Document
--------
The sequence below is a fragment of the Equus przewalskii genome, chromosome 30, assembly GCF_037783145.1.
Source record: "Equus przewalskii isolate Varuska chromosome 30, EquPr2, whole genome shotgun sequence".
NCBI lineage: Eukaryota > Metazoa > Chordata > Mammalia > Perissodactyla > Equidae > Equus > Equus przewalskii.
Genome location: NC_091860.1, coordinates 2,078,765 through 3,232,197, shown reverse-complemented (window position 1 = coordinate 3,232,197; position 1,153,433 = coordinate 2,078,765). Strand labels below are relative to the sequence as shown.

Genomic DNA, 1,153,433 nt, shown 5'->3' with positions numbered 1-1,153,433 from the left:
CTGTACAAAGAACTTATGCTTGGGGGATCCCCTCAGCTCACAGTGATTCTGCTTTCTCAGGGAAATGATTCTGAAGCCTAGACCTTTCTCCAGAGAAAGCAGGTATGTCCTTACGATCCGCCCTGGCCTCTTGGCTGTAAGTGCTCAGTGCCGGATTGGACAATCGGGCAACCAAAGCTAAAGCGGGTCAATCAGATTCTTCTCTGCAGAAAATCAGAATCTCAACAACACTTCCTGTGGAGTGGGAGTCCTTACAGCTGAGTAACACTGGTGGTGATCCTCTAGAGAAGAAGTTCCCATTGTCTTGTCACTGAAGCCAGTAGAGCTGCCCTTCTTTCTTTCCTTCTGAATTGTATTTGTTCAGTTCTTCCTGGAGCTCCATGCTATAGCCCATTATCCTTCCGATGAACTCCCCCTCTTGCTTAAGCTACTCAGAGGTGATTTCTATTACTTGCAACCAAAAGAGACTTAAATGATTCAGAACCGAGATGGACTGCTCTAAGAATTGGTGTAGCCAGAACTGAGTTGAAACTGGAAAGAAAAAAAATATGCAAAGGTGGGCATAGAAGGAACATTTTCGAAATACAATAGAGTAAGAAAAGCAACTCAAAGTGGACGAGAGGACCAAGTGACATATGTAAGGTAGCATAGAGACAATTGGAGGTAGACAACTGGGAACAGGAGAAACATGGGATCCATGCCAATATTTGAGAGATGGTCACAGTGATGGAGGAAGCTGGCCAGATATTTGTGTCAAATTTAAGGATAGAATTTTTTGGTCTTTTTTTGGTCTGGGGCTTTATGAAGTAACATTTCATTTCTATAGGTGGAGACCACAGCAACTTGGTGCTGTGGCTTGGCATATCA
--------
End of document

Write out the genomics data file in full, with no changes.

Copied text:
The sequence below is a fragment of the Equus przewalskii genome, chromosome 30, assembly GCF_037783145.1.
Source record: "Equus przewalskii isolate Varuska chromosome 30, EquPr2, whole genome shotgun sequence".
NCBI lineage: Eukaryota > Metazoa > Chordata > Mammalia > Perissodactyla > Equidae > Equus > Equus przewalskii.
Genome location: NC_091860.1, coordinates 2,078,765 through 3,232,197, shown reverse-complemented (window position 1 = coordinate 3,232,197; position 1,153,433 = coordinate 2,078,765). Strand labels below are relative to the sequence as shown.

Genomic DNA, 1,153,433 nt, shown 5'->3' with positions numbered 1-1,153,433 from the left:
CTGTACAAAGAACTTATGCTTGGGGGATCCCCTCAGCTCACAGTGATTCTGCTTTCTCAGGGAAATGATTCTGAAGCCTAGACCTTTCTCCAGAGAAAGCAGGTATGTCCTTACGATCCGCCCTGGCCTCTTGGCTGTAAGTGCTCAGTGCCGGATTGGACAATCGGGCAACCAAAGCTAAAGCGGGTCAATCAGATTCTTCTCTGCAGAAAATCAGAATCTCAACAACACTTCCTGTGGAGTGGGAGTCCTTACAGCTGAGTAACACTGGTGGTGATCCTCTAGAGAAGAAGTTCCCATTGTCTTGTCACTGAAGCCAGTAGAGCTGCCCTTCTTTCTTTCCTTCTGAATTGTATTTGTTCAGTTCTTCCTGGAGCTCCATGCTATAGCCCATTATCCTTCCGATGAACTCCCCCTCTTGCTTAAGCTACTCAGAGGTGATTTCTATTACTTGCAACCAAAAGAGACTTAAATGATTCAGAACCGAGATGGACTGCTCTAAGAATTGGTGTAGCCAGAACTGAGTTGAAACTGGAAAGAAAAAAAATATGCAAAGGTGGGCATAGAAGGAACATTTTCGAAATACAATAGAGTAAGAAAAGCAACTCAAAGTGGACGAGAGGACCAAGTGACATATGTAAGGTAGCATAGAGACAATTGGAGGTAGACAACTGGGAACAGGAGAAACATGGGATCCATGCCAATATTTGAGAGATGGTCACAGTGATGGAGGAAGCTGGCCAGATATTTGTGTCAAATTTAAGGATAGAATTTTTTGGTCTTTTTTTGGTCTGGGGCTTTATGAAGTAACATTTCATTTCTATAGGTGGAGACCACAGCAACTTGGTGCTGTGGCTTGGCATATCA